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Mainstream, VOL LVII No 6 New Delhi January 26, 2019 - Republic Day Special

Pakistan: An Alternative Perspective

Monday 28 January 2019, by Gargi Chakravartty

BOOK REVIEW

People’s Movements in Pakistan by Aslam Khwaja; The Marginalised Publication, Wardha and Delhi; 2017; Rs 800.

At a time when there is so much communal polarisation in our country with a spate of hate politics towards minorities, particularly the Muslims, manufactured by a series of distorted historical facts and endorsed by a Right-wing government whose sole aim is the establishment of a Hindu Rashtra by poisoning the minds of the ordinary people with slogans of ‘Hindi, Hindu, Hindustan’, Aslam Khwaja’s People’s Movements in Pakistan breaks the stereotyped image of our neighbouring country with mines of information about the struggle of the common men and women for their democratic, economic and political rights. Each chapter gives an account of the history of struggle, covering vast areas from the working class, peasantry, women to the intelligentsia and students. Their battle against the military dictatorship or autocratic government hardly finds any space in our media, such is the appalling lack of information about our next-door neighbour! In this regard Noor Zaheer’s perceptive Introduction is a valuable addition.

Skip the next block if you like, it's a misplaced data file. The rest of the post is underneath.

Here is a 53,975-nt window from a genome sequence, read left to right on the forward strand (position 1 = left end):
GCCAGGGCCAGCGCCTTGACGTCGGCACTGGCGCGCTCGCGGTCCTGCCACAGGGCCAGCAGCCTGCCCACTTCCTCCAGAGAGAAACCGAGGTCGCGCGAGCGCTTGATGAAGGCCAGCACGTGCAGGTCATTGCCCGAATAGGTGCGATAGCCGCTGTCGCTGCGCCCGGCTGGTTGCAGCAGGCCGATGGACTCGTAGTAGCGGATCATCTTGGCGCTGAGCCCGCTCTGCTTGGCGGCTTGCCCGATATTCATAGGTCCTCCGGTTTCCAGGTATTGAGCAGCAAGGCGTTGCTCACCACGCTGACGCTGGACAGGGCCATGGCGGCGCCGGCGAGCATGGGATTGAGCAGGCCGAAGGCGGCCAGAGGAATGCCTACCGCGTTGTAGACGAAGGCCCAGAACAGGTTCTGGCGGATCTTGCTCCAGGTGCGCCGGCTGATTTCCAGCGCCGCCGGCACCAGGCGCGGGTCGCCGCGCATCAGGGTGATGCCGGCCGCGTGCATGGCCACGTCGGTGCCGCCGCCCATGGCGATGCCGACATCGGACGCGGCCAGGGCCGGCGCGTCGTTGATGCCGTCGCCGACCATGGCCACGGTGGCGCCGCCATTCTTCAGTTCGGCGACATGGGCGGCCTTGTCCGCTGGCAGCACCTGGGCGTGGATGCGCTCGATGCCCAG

This book traces the history of the Baloch people’s struggle since the 1940s. There are interesting information about how the Soviet role in the Second World War was being looked upon as a force to break “the chain of slavery of the Baloch fastened by British imperialism”. There are detailed accounts of the Kalat State Nationalist Party (KSNP) and its association with the All India State People’s Conference in the mid-forties. Later the demand for a full provincial status for Balochistan was included in the demands charter of the Pakistan National Party (PNP) that was formed in 1956 with Khan Abdul Ghaffar Khan as its first President. But from 1958 onwards the Pakistan Army moved in and since then it has been a story of resistance, arrests and rebellions. From the days when General Ayub Khan had handed over power to the Army Chief Yahya Khan in 1969 to the emergence of General Musharaff in 1999 with the determined fight to finish off the struggle of Balochistan, this chapter, replete with political happenings having international implications, offers a fascinating spectrum of the people’s struggle to the readers.